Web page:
The search for Gorsuch 2.0 is underway at the White House. The best choice for the opening is Judge Raymond Kethledge of the U.S. Circuit Court of Appeals for the 6th Circuit.
The 51-year-old judge from central casting - just like Neil Gorsuch - is not as well-known as front-runner U.S. Court of Appeals for the District of Columbia Circuit Judge Brett Kavanaugh. But the longtime Michigan resident brings political upside to the process that Kavanaugh and several other contenders cannot.
The president sounds like a man who wants a second term, which means keeping his most high-profile and decisive campaign promises. During the 2016 campaign, Donald Trump pledged his Supreme Court nominees would be thoroughgoing "originalists" in the mold of Justice Antonin Scalia. So the first question is: Has the nominee ruled steadily in a fashion consistent with the original intent of the Constitution and its amendments and faithful to the statutes passed by the executive and legislative branches?
Kethledge's record shows that in his case, the answer is a resounding "yes." He has stood strongly with free exercise rights, siding for example with a church and its volunteers against the Labor Department's bureaucrats, writing a separate concurrence to emphasize "The Department should tend to what is Caesar's, and leave the rest alone." He has an exemplary record on Second Amendment rights, concurring with his colleague Judge Jeffrey Sutton's declaration of the right to bear arms as "fundamental" in a crucial en banc case on the amendment.
Kethledge has also dissented in a Fifth Amendment takings case from the decision of his colleagues to punt back an aggrieved party to state court in a way he concluded indicated that the court had "lost our constitutional bearings" on property rights.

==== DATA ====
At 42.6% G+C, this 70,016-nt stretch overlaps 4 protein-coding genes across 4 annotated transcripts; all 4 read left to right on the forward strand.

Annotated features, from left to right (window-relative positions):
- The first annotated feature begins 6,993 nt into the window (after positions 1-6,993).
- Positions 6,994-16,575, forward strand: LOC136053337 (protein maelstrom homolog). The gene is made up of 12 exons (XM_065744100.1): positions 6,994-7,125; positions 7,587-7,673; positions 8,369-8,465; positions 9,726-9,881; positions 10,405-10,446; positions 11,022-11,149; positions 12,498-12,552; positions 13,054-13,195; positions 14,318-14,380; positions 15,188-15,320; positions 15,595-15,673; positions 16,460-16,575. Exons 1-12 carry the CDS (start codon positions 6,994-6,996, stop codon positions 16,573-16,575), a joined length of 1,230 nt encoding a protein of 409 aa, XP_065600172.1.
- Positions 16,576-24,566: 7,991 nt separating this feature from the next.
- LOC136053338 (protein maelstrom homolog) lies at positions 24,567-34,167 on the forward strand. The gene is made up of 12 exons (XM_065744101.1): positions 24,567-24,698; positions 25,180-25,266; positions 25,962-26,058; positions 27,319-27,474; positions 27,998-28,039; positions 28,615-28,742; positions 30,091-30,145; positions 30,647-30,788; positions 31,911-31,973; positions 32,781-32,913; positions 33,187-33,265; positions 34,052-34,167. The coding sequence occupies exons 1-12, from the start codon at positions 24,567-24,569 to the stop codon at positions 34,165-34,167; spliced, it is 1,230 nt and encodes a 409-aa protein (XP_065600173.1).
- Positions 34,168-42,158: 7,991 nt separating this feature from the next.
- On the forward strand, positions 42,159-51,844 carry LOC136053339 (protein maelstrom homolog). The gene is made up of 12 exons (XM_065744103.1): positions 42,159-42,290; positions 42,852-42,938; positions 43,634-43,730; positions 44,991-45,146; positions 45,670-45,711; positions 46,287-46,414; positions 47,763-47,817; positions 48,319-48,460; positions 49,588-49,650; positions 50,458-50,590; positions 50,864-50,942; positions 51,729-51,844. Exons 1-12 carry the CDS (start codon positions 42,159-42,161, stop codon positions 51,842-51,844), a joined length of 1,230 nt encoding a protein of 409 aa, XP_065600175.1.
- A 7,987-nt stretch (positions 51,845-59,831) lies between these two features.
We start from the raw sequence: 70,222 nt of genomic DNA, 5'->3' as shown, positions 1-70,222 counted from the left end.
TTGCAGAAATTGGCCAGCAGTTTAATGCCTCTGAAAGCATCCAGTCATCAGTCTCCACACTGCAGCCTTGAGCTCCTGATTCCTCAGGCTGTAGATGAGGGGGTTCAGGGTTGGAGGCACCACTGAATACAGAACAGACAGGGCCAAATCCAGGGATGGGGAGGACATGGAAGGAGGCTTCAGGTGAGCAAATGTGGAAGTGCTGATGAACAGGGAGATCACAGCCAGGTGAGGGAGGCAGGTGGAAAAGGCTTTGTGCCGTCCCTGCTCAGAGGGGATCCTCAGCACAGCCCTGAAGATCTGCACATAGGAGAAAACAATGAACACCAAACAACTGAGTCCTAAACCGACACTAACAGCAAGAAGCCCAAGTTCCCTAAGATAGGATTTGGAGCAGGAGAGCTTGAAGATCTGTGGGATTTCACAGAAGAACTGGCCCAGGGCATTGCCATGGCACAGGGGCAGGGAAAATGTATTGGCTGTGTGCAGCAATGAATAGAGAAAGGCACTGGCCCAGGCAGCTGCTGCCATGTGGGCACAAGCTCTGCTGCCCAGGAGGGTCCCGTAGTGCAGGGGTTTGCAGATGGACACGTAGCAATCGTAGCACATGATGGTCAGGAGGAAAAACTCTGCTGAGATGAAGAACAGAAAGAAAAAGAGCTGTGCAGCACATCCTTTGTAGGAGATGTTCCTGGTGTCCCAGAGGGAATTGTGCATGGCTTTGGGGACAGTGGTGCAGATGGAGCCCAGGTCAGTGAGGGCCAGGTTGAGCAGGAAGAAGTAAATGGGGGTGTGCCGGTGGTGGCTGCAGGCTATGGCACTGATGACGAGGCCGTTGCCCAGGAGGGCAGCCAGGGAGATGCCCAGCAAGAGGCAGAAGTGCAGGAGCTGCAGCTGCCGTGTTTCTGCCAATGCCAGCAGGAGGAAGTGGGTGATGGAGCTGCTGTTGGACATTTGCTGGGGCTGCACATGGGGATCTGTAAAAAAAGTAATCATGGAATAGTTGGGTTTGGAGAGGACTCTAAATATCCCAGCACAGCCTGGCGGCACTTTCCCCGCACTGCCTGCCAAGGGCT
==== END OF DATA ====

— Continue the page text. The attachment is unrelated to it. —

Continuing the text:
In these and many more cases, Kethledge has been faithful for more than a decade to the originalist approach. White House staffers will have read every word of Kethledge's many writings, and they will conclude: Gorsuch 2.0, especially with regards to a willingness to challenge so-called Chevron deference toward the vast administrative state, a doctrine dangerous in its corrosive effect on self-government.
Kethledge is also not another Harvard Law or Yale Law attendee, and with eight of those remaining on the court - Ruth Bader Ginsburg got her J.D. from Columbia, but her first two years were spent in Cambridge - the University of Michigan Law School credential sends an important message to the country. (Full disclosure: It's my law school alma mater too, but I've never met the judge except through his opinions.)
Married 25 years and a man of faith, he's also an avid hunter and fisherman, a not insignificant detail in these matters. Imagine Sen. Jon Tester or Sen. Heidi Heitkamp explaining to their voters this fall why they voted against an honest-to-God outdoorsman.
Character in a judge is essential. Kethledge's is not in doubt, and we have full-field FBI background checks to rely on there. Furthermore, when White House staff read the book Kethledge co-authored with Michael Erwin on leadership through history, they will conclude not just that he's a beautiful writer but also that his core is not for changing.
Assured he is a candidate of character, talent and originalist disposition, how about longevity? He's 51 and, as noted, I am told by those who do know him, he is in superb physical shape.
Which brings me to the business of politics.
The nomination of Kethledge or his colleague Judge Joan Larsen puts Michigan Sen. Debbie Stabenow in a bind (just as choosing Judge Amy Barrett of the 7th Circuit would box in Indiana Sen. Joe Donnelly). Would she vote against a homegrown product because other Democrats demand it?
Stabenow's likely challenger John James hopes she does. The nomination process is a windfall to every GOP nominee in every Senate race, but it would especially benefit James (and thus Mitch McConnell and the president) by adding an upset special to the long list of vulnerable incumbent Democrats, especially in states the president won handily.
Finally but crucially, how will the judge do under the heat of the lights and the often absurd questions and histrionics of the hearings? We won't know until they get there, but those who know Kethledge assure me it would be a replay of Gorsuch's commanding performance: knowledge mixed with grace and humor. In other words, a nightmare for the Democrats.
Don't make the easy ones hard, Mr. President. Pick a staunch originalist from the heartland that elected you. Nominate Raymond Kethledge.